BlessWorld Foundation International

Affecting the World Through Health
A Global Health Initiative

Adolescent and School health: A Global Health Matter



Adolescent and School health: A Global Health MatterAccording to World Health Organization (WHO), adolescent health refers to the variety of strategies involved in preventing, identifying and treating teens and young people, as well as maintaining their health and well-being. Adolescent health and well-being encompasses the physical, emotional, social and metal health of adolescents that enable them participate fully in the family, school and community units. Adolescents consist of teenagers and young people, therefore, the term Adolescent Health is often used interchangeably with Youth Health.

WHO defines ‘Adolescents’ as individuals aged between 10-19 years, ‘Youth’ aged between 15-24 years and ‘Young People’ covers the age range of 10-24 years including all adolescents and youths. About 1.2 billion people, or 1 in 6 of the world’s population are adolescents, hence, it is important to understand that Adolescents are heterogeneous people who exist in various situations and possess different needs. The adolescent stage of human development is naturally accompanied with dramatic physical, sexual, psychological and social developmental changes, all occurring simultaneously. Consequently, this presents a critical period of information acquisition and decision making that ultimately increase risks to health and well-being. According to Centers for Disease Control and Prevention (CDC), it is easier and more effective to acquire healthy behaviors during adolescence than trying to change unhealthy behaviors in adulthood.

Generally, adolescents are considered a healthy group as a result of high immunity of young people and absence of chronic diseases due to old age. However, many adolescents have died prematurely from accidents, substance abuse, drunkenness, suicide, violence, pregnancy related complications and other illnesses that are either preventable or treatable. Others are victims of hereditary diseases, long-term debilitating ill-health and disability. In addition, many serious diseases, illness or premature death later in adulthood have their origin in adolescence; for example, tobacco use in adolescence may lead to lung cancer in adult life; risky sexual behaviors may result in incurable, immune-compromising sexually transmitted infections including HIV/AIDS; poor eating and exercise habits lead to obesity and other weight related illnesses; some mental health disorders (such as depression) in adulthood start by age 14, but most cases are undetected and untreated.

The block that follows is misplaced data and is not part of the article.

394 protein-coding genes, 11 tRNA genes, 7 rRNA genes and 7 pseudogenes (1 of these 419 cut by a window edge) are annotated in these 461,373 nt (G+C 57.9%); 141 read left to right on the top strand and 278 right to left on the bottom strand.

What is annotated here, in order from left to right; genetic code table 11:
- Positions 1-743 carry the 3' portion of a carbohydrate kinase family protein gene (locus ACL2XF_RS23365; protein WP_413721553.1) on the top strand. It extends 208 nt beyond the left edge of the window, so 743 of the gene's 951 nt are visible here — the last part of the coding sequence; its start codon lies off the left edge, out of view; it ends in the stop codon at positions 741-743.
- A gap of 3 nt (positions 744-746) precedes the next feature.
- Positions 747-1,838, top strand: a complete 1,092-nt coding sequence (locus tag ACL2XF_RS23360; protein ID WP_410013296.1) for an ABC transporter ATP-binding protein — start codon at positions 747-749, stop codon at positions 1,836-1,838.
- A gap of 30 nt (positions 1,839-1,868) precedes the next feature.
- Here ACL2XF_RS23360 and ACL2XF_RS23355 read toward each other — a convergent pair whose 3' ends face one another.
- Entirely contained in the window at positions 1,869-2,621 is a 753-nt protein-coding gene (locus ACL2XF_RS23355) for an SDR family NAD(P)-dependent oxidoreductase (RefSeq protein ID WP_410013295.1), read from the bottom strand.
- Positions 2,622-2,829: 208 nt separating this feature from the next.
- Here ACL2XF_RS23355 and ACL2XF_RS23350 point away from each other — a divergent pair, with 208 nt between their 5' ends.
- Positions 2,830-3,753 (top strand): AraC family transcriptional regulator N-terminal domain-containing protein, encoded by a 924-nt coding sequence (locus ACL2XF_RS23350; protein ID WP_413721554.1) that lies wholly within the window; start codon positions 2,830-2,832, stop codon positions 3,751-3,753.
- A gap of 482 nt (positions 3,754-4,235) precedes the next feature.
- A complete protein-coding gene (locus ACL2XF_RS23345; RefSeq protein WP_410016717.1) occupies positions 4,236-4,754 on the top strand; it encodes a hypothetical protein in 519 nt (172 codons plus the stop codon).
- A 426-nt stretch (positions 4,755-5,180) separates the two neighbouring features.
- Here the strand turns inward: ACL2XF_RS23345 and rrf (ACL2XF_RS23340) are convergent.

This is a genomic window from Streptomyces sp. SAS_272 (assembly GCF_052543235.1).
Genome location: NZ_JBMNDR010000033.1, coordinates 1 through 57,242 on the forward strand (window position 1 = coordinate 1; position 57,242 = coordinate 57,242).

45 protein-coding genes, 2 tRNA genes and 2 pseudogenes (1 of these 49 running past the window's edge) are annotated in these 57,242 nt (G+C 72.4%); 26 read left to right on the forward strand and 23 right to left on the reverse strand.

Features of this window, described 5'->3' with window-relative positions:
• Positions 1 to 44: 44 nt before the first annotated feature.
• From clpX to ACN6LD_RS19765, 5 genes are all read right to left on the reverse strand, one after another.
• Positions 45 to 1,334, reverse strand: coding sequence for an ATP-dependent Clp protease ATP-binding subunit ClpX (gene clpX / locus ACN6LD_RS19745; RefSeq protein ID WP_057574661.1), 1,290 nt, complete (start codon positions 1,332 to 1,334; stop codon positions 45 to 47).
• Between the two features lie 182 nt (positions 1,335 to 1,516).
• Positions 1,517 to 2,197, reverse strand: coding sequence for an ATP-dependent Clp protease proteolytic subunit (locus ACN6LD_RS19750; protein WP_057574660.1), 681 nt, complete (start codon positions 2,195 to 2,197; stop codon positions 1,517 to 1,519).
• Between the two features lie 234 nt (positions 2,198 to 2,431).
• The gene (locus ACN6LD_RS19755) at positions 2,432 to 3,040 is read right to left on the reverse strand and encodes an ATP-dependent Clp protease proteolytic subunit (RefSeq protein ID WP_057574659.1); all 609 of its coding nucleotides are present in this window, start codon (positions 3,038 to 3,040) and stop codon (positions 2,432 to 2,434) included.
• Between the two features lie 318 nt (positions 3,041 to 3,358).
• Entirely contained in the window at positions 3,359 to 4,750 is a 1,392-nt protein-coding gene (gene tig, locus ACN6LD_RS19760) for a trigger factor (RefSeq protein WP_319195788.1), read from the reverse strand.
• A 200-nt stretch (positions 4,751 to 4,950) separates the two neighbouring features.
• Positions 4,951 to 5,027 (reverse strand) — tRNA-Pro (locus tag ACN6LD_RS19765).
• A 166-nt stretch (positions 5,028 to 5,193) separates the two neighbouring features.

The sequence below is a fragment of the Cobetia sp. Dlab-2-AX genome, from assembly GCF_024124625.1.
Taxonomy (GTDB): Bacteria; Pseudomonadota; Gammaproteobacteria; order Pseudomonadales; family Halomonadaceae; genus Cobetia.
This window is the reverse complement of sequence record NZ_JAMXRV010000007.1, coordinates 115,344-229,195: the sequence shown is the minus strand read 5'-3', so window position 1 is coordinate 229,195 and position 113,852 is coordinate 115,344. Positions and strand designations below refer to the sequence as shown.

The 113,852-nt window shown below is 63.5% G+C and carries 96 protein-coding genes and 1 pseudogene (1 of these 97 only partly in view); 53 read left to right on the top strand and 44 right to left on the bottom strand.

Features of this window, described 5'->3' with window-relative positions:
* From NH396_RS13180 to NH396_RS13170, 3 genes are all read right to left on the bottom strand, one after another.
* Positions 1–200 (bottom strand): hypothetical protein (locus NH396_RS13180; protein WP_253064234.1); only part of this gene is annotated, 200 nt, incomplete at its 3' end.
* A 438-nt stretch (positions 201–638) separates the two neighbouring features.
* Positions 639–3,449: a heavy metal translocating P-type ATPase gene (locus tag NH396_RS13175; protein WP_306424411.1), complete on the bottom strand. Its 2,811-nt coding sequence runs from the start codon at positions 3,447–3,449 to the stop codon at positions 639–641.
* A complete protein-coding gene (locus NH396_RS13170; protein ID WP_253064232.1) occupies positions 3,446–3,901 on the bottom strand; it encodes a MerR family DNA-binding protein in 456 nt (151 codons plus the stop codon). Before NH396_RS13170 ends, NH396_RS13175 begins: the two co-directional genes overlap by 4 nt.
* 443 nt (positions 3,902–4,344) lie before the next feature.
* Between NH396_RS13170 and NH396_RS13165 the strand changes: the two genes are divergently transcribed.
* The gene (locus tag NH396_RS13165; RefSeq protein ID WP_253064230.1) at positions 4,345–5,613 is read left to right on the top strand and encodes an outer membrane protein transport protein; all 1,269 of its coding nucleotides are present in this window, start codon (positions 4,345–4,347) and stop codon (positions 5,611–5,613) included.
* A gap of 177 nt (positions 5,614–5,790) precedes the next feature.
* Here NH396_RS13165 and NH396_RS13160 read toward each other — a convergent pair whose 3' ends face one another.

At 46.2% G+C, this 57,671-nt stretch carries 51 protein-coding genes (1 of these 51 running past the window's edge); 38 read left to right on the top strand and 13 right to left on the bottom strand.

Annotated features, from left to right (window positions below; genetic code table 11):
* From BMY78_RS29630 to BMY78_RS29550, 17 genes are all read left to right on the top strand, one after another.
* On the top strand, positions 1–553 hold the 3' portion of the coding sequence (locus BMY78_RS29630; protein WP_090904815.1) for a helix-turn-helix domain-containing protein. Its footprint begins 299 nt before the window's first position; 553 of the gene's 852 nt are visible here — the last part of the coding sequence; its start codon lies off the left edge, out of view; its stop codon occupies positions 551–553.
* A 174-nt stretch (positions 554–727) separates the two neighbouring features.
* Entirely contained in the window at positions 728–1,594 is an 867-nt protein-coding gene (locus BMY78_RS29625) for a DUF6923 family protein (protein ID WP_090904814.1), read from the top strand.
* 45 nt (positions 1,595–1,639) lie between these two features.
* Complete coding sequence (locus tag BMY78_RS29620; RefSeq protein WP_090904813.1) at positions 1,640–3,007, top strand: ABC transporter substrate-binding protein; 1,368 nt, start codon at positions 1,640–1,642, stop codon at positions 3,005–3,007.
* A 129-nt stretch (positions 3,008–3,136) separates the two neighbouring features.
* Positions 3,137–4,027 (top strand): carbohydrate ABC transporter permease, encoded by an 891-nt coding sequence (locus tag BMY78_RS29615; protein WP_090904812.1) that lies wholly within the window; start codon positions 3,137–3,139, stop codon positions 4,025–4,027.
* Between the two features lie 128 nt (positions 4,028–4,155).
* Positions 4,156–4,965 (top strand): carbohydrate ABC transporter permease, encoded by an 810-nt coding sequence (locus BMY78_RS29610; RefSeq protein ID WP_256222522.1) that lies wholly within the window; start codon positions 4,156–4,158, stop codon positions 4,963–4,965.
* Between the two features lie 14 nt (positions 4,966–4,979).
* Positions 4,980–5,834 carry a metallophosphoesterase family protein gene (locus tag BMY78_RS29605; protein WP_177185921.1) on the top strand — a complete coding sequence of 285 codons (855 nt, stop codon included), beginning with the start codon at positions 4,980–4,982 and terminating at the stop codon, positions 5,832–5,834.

Adolescent health is important because illnesses can hinder their ability to grow, develop and reach their full potential in life. Adolescence is an exciting stage of life full of self-discoveries and youthful exuberance. Adolescent behaviors may be influenced at the individual, peer, family, school, community, and societal levels. At the start of this period, many adolescents begin to mature and develop physically. They also become adventurous, trying out many new things which may compromise their health. This is why most preventable health risk behaviors are often started during adolescence and continue into adulthood, contributing to the leading causes of death. Some of these risky behaviors include substance abuse, drunk driving, violence, unprotected sexual intercourse and other poor behaviors which are began within the adolescent age range. In 2015, an estimated 1.2 million adolescents died- over 3000 daily, mostly due to preventable or treatable causes. For this group, road traffic injuries, respiratory infections, suicide, complications from pregnancy and childbirth, diarrheal diseases, and drowning are the major causes of death. Among girls aged 15 to 19 years, there are 44 births per 1000 annually.

To improve the health of young people, many sectors of the society should contribute to adolescent health, safety, and well-being- a collaborative effort that engages multiple partners. Government agencies and International organizations such as WHO, CDC and United Nations initiate or participate in producing evidence-based guidelines to support health services and other sectors, making recommendations to governments on adolescent health, providing high quality, age-appropriate health services, documenting progress in adolescent health and development, designing adolescent focused interventions and raising awareness of health issues for young people among the general public and other interested stakeholders.

The school environment is considered the best place, to develop healthy behaviors since schools have direct contact with millions of students daily during the most critical years of their social, physical, and intellectual development- adolescence. Research has shown that school health programs reduce the prevalence of risky behaviors among young people as well as have a positive effect on academic performance. Consequently, schools play a major role in promoting the health and safety of young people as well as helping them establish lifelong healthy behaviors.

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